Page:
This question originally appeared on Quora: What is the best way to answer a student who says, “Why are we learning this? We are never going to use geometry or Shakespeare in the real world?”
I was watching an interview with a well-known actress a few years ago. She was opposing nuclear power, and made some statements about the aftermath of 3-Mile Island. After she went on for a while, the interviewer pointed out that she got many of her facts wrong. She was indignant. “This is not about facts,” she said. “It’s about feelings!”
Many, maybe most people have a similar approach to life. There is a marvelous description of this attitude in the wonderful book, Uncommon Sense by Alan Cromer. Most of the world makes decisions based on feelings, not taking into account thoughtful analysis. Yet nothing conflicts with good decision making as much as giving in to this instinct.
In my mind, Shakespeare and Geometry teach the most essential lessons needed for a productive and successful life. Properly taught, they teach you to think, to take in the evidence, to analyze, and to deduce. My favorite Shakespeare course was taught by Prof. Hugh Richmond at Berkeley; I went to all the lectures (as an auditor) and did the readings while I was a graduate student earning my Ph.D. in physics at Berkeley, but this course was very important to me. Whenever I see Prof. Richmond, I thank him yet again for this course. No course gave me more insight into human behavior. Or about writing and persuasion—Shakespeare’s methods for convincing us of his insights.
Think of Antony’s great speech, “Friends, Romans, Countrymen …” and how he brings a hostile crowd to his own point of view. In what other course would you learn how to do that? Is that a skill that will prove useful in your future life? Let me ask that differently. Is there any more important skill?
And it is not just the way that Antony does it. It is the very fact that he does it. Recognize that, and you become aware of an aspect of life that you don’t get in a physics or engineering course.
About writing…Shakespeare sets the standard, not in flowery language, but in vivid language, language that makes you understand what it is that Shakespeare wanted you to understand. That’s why you need to read (or better yet—watch) the originals, not the short study guides designed to give you the plot and help you with a pop quiz.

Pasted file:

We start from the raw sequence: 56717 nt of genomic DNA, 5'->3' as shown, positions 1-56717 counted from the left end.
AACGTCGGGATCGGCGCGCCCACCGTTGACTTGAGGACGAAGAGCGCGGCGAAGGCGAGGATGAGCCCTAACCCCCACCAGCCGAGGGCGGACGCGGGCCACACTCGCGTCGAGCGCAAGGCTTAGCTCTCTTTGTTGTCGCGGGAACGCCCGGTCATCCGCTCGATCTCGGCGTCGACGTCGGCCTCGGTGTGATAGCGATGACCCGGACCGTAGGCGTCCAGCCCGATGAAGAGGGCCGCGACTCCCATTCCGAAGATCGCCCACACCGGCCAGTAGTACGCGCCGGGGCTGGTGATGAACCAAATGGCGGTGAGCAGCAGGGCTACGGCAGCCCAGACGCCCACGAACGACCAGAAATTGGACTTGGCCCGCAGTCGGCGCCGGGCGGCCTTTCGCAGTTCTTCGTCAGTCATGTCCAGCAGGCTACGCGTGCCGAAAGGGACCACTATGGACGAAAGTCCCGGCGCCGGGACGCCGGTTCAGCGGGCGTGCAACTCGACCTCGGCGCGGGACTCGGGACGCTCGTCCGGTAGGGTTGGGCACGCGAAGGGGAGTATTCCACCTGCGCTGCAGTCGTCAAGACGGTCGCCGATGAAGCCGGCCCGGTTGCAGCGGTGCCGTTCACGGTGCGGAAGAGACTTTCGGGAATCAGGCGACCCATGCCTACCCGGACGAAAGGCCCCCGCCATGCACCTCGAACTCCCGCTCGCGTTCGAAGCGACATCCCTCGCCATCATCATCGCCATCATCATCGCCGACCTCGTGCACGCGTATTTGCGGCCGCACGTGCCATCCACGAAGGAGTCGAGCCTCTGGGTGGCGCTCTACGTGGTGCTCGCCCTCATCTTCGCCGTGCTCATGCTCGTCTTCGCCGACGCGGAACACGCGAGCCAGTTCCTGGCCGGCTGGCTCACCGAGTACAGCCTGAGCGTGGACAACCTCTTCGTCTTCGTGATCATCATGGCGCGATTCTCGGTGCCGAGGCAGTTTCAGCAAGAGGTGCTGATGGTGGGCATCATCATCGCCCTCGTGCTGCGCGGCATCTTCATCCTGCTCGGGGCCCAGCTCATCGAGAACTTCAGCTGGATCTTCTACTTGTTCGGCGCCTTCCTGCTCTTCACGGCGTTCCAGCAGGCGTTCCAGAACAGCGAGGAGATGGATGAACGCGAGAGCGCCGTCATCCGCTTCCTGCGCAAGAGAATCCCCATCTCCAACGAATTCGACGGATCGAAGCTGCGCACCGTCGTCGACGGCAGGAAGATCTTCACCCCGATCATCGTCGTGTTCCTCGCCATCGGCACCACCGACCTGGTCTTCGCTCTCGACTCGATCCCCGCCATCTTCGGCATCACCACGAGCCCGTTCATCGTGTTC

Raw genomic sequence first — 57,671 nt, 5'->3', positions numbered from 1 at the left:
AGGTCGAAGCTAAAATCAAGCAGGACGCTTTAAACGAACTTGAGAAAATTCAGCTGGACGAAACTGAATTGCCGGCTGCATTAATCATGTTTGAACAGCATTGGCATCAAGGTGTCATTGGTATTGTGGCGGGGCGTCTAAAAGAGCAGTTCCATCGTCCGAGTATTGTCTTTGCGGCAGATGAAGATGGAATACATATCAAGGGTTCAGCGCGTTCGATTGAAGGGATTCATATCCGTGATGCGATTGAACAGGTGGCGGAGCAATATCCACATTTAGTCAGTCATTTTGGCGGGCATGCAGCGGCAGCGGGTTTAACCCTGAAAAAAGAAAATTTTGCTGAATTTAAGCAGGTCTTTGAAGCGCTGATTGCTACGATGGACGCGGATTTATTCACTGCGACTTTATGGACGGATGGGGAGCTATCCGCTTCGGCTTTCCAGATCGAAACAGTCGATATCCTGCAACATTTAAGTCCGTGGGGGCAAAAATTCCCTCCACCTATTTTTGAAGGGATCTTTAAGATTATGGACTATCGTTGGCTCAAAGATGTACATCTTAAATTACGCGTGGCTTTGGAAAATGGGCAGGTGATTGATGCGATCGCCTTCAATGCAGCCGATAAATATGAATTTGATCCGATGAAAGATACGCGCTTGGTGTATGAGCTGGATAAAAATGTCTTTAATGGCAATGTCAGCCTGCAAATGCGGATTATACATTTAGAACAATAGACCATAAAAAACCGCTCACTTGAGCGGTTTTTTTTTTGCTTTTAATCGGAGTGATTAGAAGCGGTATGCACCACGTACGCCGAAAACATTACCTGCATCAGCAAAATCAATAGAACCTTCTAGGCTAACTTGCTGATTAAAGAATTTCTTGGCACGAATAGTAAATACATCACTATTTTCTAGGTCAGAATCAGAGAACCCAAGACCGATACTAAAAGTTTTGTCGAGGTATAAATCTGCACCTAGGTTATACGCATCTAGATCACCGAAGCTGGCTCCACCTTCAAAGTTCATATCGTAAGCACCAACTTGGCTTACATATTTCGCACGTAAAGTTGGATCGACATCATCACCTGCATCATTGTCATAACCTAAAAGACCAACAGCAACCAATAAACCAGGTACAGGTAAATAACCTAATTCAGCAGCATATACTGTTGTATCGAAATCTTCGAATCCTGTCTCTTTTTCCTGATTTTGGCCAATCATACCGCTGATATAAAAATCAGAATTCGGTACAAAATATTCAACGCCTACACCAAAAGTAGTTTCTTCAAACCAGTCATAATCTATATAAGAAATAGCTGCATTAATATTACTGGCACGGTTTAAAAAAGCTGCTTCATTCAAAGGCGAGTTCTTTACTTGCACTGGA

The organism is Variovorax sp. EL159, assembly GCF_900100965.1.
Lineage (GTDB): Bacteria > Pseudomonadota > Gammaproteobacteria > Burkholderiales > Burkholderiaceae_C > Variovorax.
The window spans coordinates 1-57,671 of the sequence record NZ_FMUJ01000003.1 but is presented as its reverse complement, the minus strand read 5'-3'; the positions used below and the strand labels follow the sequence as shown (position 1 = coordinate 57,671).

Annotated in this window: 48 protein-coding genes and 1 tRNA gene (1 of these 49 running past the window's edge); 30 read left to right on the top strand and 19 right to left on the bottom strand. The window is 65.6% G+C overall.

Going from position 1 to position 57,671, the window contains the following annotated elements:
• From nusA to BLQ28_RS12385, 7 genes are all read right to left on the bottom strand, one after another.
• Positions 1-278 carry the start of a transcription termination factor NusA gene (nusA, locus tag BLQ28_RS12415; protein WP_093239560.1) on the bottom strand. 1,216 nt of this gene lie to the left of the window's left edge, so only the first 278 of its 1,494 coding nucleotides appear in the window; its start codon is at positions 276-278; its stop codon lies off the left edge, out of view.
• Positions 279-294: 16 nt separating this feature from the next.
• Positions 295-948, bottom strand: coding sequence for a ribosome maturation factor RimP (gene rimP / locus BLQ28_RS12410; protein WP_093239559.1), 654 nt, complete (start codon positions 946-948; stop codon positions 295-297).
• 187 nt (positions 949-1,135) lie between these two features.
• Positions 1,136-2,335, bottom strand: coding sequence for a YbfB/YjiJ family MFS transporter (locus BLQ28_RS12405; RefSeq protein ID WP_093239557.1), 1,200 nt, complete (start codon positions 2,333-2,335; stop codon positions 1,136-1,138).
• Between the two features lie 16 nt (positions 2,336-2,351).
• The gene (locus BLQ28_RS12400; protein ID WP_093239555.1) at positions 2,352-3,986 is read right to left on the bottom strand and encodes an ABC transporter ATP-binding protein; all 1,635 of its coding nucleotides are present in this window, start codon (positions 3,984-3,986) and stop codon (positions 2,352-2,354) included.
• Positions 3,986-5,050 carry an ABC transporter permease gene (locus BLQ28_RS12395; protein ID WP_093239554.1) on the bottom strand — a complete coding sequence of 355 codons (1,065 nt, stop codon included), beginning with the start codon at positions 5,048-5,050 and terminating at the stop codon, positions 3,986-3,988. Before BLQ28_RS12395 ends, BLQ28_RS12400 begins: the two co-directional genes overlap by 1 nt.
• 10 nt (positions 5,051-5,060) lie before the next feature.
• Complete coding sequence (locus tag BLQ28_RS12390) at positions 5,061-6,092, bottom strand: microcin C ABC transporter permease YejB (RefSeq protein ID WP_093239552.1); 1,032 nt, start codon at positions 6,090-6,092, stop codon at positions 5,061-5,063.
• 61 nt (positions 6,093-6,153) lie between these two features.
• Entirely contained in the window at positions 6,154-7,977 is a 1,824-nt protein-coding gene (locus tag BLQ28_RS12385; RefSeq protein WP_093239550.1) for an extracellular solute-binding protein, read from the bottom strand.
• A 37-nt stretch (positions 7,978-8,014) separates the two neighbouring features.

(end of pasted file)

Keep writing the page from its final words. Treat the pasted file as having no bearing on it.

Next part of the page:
Think of what we learn about life and love from Much Ado About Nothing, about how two people who hate each other can change and feel deep and true love towards each other. I can go on and on, and if you had a good Shakespeare course, so can you. Many of the great books are comparably good; I particularly love the Russian novels, especially War and Peace. But I sometimes just sink into Moby Dick and read it again.
Geometry is the class that teaches us about logical thinking, about what it means to draw a conclusion, about the meaning of truth and how we can test it to see if it is correct or false. Most reality cannot be reduced to simple theorems in the way we do for geometry, but a study of that subject shows us that at least some truths really do exist; some speculation is definitely false, and with careful thought and analysis, you can (at least sometimes) tell the difference.
Of course, there is a limited amount you can learn from these courses. They are really meant to trigger a lifelong learning, of logic, of literature, of books and plays, of fact-based knowledge and knowledge of people and persuasion, a lifelong learning that informs and educates. Stick with it for a few decades and you will understand and be able to control and influence much of the world around you.
If the actress I was referring to had studied geometry, maybe she wouldn’t have been so cavalier about whether facts matter; if she had studied Shakespeare, maybe she wouldn’t have been so cavalier about total trust in the guidance of feelings.
If you are older, and feel that you don’t understand the world; if you feel powerless and cheated out of life, it just may be because you didn’t study Shakespeare or Geometry when you were younger, or because you just got through them, instead of getting into them.
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Richard Muller is the co-founder of Berkeley Earth (climate change and air pollution research) and has previously done work in experimental and theoretical physics, particularly cosmology (3K anisotropy, dark energy), particle physics, and geophysics (impacts, geomagnetic reversals). He created the course “Physics for Future Presidents” at Berkeley. He’s the author of Physics for Future Presidents, The Instant Physicist and six other books, including Now—the Physics of Time (to be published 2016 by Norton). He’s also a contributor at Quora. You can follow Quora on Twitter, Facebook, and Google+.